You’ve got the tools, but it’s all about how you use them.
FORGETTING TO CLEAN YOUR DISHWASHER.
The sad truth is sometimes food gets stuck around your dishwasher’s filter, which might make it smell. So about once a month, you should remove the filter, rinse it thoroughly, then run a cycle with a machine cleaner.
Via: Good Housekeeping
IGNORING SUPER GERMY REMOTES.
We know, you probably don’t want to think about it, but these things are touched by a lot of people and have a lot of germs — so take to it with a disinfectant wipe at least every week.
NOT CLEANING YOUR GARBAGE DISPOSAL.
For starters, you should flush this thing regularly so as not to let foot just sit in it (ew). And you should also freshen it up, to keep smells at bay: “You can grind up ice or citrus peels to help clean the blades and remove odor,” says Forte.
TOSSING CERTAIN TOOLS IN THE DISHWASHER.
Since garlic is so sticky, bits of it might get stuck in the crevices of your garlic press that won’t come off without some serious scraping. So you should always hand wash your tool, instead of just throwing it in your dishwasher, to ensure it’s clean for tomorrow’s dinner prep.
FORGETTING TO CLEAN YOUR VACUUM.
This is crucial — forget this step and you’ll just end up pushing dirt around. For bagless vacuums, empty the canister after every use. Or if yours has a bag, replace it once it’s one-third full.
WASHING WINDOWS WHEN IT’S SUNNY.
Even though a warm, sunny day might be the most pleasant experience for this task, the heat will cause your cleaner to dry before you can finish cleaning — leaving streaks in its wake. And suddenly cloudy days are your best friend.
OVERLOOKING REUSABLE BAGS.
Especially grocery bags, which might have lingering food bacteria on them. You should treat them like any other fabrics in terms of care, but just turn them inside out before tossing them into the washing machine.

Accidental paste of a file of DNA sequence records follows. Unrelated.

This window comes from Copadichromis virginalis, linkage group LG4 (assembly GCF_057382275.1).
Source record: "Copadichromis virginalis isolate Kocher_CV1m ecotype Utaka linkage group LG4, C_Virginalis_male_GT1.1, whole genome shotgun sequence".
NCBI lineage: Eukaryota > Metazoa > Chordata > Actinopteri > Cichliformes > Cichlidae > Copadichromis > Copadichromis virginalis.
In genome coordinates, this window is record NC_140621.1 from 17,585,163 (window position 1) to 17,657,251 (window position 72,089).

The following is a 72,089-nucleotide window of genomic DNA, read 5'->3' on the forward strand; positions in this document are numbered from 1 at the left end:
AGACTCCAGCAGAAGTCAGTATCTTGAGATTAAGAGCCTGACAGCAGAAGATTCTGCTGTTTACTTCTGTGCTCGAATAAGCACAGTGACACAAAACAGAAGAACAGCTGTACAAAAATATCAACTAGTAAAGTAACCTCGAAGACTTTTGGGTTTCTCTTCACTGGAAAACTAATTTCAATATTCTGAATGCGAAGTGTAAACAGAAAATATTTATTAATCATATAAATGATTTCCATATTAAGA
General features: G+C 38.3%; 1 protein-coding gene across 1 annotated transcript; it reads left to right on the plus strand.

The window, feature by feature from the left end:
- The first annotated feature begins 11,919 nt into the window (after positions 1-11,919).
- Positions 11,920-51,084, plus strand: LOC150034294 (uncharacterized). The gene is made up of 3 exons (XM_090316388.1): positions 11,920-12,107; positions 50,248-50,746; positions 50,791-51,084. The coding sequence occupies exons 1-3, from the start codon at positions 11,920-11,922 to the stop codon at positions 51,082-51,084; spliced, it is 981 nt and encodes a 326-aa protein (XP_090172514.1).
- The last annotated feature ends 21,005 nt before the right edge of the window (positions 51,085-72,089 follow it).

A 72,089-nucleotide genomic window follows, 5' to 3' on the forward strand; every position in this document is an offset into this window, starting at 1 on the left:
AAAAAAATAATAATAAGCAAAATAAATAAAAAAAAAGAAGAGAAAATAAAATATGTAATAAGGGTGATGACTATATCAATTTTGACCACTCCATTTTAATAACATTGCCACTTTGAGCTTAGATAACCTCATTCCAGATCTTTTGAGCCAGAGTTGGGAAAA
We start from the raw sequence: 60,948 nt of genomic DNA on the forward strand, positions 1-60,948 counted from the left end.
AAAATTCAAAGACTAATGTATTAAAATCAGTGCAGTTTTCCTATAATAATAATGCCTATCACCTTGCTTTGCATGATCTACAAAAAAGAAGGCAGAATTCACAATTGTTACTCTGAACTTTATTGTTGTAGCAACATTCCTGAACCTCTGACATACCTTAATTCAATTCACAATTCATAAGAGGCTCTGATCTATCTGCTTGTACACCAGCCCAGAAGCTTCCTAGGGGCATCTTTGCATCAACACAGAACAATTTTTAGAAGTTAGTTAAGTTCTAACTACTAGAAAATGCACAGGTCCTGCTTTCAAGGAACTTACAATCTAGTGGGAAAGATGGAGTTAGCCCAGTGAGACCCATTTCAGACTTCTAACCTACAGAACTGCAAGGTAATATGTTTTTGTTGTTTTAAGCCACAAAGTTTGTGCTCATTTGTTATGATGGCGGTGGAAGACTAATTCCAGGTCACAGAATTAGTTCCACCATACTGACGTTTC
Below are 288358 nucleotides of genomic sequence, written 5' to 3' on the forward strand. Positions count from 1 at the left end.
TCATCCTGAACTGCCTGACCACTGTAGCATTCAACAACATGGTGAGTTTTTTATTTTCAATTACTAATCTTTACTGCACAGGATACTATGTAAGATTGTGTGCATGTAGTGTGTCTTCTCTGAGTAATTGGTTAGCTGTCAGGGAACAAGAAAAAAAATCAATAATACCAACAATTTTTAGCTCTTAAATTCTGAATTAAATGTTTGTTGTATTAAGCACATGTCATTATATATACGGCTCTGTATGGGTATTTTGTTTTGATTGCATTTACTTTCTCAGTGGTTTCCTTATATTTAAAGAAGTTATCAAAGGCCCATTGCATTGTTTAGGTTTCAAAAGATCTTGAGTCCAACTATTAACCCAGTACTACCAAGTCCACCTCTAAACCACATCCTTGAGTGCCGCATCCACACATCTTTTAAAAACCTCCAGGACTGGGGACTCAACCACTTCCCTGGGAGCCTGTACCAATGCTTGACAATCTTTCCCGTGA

KEEPING TOOTHBRUSHES IN THE DARK.
Sure, the medicine cabinet might seem like a safe, germ-free environment, but the lack of light actually makes it a breeding ground for bacteria. Instead, keep your brush out in the light — just make sure you close the lid on the toilet when you flush.
USING TOO MUCH LAUNDRY DETERGENT.
Raise your hand if you’ve ever poured in a little extra detergent for an extra dirty load of laundry. Well it turns out if you use too much, the cleaner and your stains might not rinse out of clothes. Yikes!
NOT CLEANING BLADES SEPARATELY.
After you make your smoothie, don’t just swish warm water and soap around in the basin. You have to actually remove the blade and wash it separately to prevent gunk build-up. Follow this advice for food processors and electric can openers, too.
USING DIRTY SPONGES.
These cleaning superheroes won’t, in fact, be that helpful if you don’t sanitize ’em every few days (and replace them every month). To do this, soak your sponge in water, place it in a microwavable dish, then heat it on high for a minute.
POURING IN TOO MUCH FABRIC SOFTENER.
We get it: You want to sleep on the softest sheets possible. But using more product than is recommended by the manufacturer will have the opposite effect: “Just pouring it in usually adds too much and that can make fabrics stiff and scratchy, or even greasy, and reduce towels’ absorbency,” says Forte.